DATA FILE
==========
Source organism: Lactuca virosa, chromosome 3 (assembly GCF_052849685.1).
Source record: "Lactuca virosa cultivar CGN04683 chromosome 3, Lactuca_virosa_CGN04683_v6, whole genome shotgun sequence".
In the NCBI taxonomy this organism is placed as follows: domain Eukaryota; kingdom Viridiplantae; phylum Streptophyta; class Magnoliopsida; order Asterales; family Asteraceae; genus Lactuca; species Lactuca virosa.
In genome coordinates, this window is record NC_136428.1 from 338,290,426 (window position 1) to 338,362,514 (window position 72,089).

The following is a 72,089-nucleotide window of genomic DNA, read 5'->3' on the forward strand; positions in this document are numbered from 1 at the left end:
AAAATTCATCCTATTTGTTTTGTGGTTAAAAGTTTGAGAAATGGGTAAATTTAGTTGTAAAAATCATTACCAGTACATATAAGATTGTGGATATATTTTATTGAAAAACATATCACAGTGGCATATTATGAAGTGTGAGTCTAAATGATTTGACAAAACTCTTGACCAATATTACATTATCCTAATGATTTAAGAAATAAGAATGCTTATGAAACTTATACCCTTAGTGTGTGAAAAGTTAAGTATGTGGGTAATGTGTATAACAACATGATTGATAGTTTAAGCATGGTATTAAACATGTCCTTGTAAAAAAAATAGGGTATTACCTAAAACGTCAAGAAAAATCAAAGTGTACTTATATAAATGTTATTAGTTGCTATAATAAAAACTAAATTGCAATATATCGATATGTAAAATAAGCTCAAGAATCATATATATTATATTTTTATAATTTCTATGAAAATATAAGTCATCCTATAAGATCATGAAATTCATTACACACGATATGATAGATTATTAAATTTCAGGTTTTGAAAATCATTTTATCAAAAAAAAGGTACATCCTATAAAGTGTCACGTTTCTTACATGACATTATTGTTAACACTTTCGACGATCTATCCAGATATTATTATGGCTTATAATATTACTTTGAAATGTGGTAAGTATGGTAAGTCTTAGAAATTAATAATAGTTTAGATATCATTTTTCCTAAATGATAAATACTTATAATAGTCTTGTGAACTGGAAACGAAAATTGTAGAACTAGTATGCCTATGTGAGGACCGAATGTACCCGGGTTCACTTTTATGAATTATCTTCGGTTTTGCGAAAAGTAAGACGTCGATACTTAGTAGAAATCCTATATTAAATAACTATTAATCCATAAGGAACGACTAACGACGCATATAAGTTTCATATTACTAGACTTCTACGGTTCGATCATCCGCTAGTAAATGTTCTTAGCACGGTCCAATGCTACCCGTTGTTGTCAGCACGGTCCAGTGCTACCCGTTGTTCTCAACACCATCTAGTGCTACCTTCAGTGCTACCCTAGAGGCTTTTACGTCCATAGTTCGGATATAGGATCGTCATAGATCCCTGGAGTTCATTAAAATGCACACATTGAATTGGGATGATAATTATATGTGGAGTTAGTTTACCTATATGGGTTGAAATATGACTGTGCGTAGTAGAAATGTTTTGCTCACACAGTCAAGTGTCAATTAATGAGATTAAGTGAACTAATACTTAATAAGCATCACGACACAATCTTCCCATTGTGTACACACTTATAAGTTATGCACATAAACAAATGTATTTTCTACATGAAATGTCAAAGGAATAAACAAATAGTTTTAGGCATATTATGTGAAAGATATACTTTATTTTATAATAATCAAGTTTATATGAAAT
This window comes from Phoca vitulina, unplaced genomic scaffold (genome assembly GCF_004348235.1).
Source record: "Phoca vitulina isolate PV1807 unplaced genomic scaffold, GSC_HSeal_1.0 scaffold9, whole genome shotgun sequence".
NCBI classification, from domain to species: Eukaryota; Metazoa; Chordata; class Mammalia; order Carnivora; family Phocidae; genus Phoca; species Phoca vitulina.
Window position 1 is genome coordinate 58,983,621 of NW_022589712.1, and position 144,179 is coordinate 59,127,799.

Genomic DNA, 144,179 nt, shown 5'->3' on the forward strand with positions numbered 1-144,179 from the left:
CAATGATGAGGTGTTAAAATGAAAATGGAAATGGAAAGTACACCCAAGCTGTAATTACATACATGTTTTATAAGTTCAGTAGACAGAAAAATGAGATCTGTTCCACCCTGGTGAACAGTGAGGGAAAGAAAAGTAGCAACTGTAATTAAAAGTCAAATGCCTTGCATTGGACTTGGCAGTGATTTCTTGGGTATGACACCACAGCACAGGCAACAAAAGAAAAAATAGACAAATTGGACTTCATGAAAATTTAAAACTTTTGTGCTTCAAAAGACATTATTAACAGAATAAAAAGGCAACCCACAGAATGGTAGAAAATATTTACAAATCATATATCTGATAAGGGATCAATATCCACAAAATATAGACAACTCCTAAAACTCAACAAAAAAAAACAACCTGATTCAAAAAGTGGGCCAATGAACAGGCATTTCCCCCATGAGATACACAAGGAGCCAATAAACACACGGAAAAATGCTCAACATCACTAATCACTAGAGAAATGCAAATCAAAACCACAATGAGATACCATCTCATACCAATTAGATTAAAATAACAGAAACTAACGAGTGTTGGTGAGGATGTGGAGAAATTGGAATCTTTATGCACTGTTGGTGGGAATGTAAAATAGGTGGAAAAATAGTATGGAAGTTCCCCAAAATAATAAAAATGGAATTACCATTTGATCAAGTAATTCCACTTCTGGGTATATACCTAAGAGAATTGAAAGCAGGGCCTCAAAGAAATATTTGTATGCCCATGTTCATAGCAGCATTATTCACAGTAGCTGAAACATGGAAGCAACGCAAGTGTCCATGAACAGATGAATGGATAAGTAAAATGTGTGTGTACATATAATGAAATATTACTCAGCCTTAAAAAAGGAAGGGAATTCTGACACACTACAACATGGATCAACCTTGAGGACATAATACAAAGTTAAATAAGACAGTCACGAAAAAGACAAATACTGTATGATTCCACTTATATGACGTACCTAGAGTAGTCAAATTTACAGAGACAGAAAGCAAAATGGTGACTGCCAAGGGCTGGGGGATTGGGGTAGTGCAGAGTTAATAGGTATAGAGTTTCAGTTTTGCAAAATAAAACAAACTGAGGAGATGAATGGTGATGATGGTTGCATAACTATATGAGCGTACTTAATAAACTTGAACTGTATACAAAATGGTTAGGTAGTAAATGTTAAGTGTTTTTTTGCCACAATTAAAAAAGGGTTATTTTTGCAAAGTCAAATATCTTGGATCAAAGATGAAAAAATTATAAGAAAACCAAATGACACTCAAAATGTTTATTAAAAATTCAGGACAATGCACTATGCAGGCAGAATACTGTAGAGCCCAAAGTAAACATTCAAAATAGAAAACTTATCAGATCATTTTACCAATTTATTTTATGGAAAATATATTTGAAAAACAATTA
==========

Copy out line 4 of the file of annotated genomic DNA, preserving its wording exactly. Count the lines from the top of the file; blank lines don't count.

In genome coordinates, this window is record NC_136428.1 from 338,290,426 (window position 1) to 338,362,514 (window position 72,089).